It looks like I began writing this in 2013.
New ways of seeing can become new sets of blinders. MBTI was like this for me. It opened my eyes to realizing that people are more varied than I had previously imagined. It helped me understand and explain people better than I was ever able to before. It almost felt like a superpower: I felt like I was better able to predict (to a minor but noticeable degree) how interactions between people would play out. The blinders had come off.
Eventually I would nurture a deep understanding of the system. Rather than memorize the 16 types, I studied the 8 functions that determine them. Once you understand the functions and how they play off of each other, you can recreate the mbti profile.
For example, ENTPs have extraverted intuition as their dominant function. They’re good at seeing connections and linkages between disparate ideas. So they tend to be witty, clever, quick on their feet. The opposite of extraverted intuition is introverted sensing.
People tend to not develop the inverse of their dominant function. If you love introverted thinking you’re probably not a big fan of extroverted feeling. These are assumptions, and they’re about preference, not aptitude. People’s weak suit tend to be the inverse of their strong suit. This is a blatant, blunt assumption. I estimate that it’s correct about maybe 65% of the time. The more developed the person, the harder it is to make any predictions. Barack Obama for example is difficult to type, and I’m not sure if there’s any point in trying.
So if these assumptions hold- ENTPs are witty and quick to connect the dots, but they’re perhaps less disciplined, less consistent, less self-aware. Vague stuff like that. If you have great introverted feeling- powerful sense of ideals, values, virtues, etc- you’re probably not a big fan of extraverted thinking: execution, decision-making, making deals and tradeoffs.
The map is not the territory
Does that sound about right? It’s fun and interesting to explore as a model, but it’s ultimately just that: a model. People are more complex than these models predict, and we don’t really fall into these neat tidy categories. Also, aptitude tends to matter more than attitude when predicting an outcome- just because you like logic doesn’t mean you’re good at it.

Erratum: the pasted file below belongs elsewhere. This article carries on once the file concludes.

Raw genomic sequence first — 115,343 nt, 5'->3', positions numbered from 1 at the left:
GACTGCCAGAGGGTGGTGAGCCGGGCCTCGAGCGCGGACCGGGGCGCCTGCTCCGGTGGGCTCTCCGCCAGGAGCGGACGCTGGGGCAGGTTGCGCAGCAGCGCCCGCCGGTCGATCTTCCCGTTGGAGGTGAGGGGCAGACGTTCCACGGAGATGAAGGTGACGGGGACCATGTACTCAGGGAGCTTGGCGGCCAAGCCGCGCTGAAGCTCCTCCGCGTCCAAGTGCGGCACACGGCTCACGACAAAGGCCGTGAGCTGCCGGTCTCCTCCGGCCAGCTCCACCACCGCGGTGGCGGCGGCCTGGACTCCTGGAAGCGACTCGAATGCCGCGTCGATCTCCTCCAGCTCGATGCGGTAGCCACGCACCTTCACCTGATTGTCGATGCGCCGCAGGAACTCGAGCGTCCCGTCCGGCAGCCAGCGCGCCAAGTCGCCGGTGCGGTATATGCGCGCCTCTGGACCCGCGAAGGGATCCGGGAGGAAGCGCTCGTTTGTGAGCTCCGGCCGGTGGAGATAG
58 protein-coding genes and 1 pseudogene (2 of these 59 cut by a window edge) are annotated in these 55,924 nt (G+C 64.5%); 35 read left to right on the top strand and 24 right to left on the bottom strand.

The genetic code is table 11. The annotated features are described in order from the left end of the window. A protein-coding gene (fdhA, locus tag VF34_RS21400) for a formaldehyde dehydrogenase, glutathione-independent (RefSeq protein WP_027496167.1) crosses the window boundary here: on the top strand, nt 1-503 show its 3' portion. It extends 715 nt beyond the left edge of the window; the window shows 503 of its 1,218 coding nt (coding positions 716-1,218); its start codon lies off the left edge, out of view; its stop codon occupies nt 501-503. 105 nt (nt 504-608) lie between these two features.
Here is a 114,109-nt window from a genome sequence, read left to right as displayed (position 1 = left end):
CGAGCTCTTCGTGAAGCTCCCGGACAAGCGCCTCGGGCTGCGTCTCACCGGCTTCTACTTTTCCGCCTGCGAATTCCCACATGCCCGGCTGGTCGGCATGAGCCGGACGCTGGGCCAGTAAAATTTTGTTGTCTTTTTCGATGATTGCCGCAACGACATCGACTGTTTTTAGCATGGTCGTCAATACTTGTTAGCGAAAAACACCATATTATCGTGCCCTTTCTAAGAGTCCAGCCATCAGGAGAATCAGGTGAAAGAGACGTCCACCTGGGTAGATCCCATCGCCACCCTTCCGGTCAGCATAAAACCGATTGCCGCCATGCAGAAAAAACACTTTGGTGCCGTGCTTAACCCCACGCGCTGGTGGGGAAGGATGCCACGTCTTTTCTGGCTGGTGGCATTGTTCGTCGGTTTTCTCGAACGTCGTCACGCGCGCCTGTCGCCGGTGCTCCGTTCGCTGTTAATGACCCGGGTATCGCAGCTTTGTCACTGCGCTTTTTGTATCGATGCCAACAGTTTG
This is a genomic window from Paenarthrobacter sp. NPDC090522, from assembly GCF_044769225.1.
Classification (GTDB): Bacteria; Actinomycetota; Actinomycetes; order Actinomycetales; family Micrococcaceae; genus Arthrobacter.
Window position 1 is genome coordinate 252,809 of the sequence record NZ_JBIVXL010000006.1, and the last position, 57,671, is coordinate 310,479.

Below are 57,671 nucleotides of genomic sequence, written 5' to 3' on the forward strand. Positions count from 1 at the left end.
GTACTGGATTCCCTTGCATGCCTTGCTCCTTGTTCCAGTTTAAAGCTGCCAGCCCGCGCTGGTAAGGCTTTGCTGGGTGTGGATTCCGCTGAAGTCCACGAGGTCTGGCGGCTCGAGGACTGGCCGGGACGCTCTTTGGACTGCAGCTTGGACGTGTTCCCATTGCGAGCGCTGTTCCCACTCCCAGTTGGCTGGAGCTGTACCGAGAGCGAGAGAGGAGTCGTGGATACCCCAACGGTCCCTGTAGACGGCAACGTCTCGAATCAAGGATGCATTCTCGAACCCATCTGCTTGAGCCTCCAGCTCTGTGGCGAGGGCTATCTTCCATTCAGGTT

Finally, worst of all- such models are unintentionally prescriptive. People aren’t well equipped to accept that they could be wildly different- remember, you’re always just one traumatic head injury from becoming a completely different person! So we tend to pick narratives- usually whatever’s been chosen for us- and reinforce them.
I’m not saying that people are blank slates- I think spending time with young children, even infants, makes it very clear that different people have different mannerisms and personalities from the start.
The problem I think is oversimplification: mistaking the map for the territory. This is where a new way of seeing becomes a new set of blinders. We start living in the map. It’s okay to make plans, projections and predictions but it’s more important not to be a sucker- to realize that you’ll never know when your neat, tidy model will fail you… until it does. And sometimes this sort of failure can be devastating. So it’s very important to protect against downside. What’s the worst that happens when your model fails, and how do you protect against it? These are important questions!
That which liberates you can also shackle you.
What is something that you’ve cut out of your life?
I used to be a huge mbti nerd, I can still talk about it for hours if necessary. But I feel like there’s something that isn’t captured in that dichotomy that ruins the picture for me. I don’t really think it’s even adequately captured by any of the type differences.
I’m talking about pushiness, a propensity or willingness to interrupt others. To impose one’s will on another and not take no for an answer. Different people are forceful in this manner to different degrees. They have different ideas about what is acceptable.
I know self-identified introverts who are pushy and self-identified extroverts who are not. I think I fall into that last category. I talk a lot. I’m very noisy. I have a low signal-to-noise ratio. I used to be a Facebook power user. I know, I was really annoying by posting too much stuff that most people weren’t interested in, but might’ve felt socially obligated to put up with.
But I believed (or I think I believe) in the relative sanctity of personal space. I believe that sparing people shame is the greatest good.
I don’t like obligations. I don’t like making promises. As a consequence I can be really irresponsible- it’s a problem. I walk away from things. I miss deadlines.
But I don’t impose my will on people. If you don’t wanna hang out, its cool with me. It’s strange for me to realize on hindsight that two of the guys who gave me the most shit for being unavailable were self-identified introverts. I know extroverts who do the same thing of course, but with them it kinda comes with the territory.
Butthurt alone doesn’t change reality
I guess the important takeaway for me is to realise that I live in a world that doesn’t necessarily see things the way I do, like things the way I do. I think it was my boss who pointed out that I have a different perspective on broken promises, etc compared to other people. And the thing about reality is that it doesn’t give a shit- things don’t conform to my perspective just because I wish it were so.
Perhaps I could make it so by building an empire under me, where people conform to my expectations or GTFO- but that is a whole other challenge altogether. In the meantime, if I want to get what I want in a world that doesn’t care, I’m going to have to learn the ways of others. It’s only polite, really. Less butthurt, more acknowledgement of reality.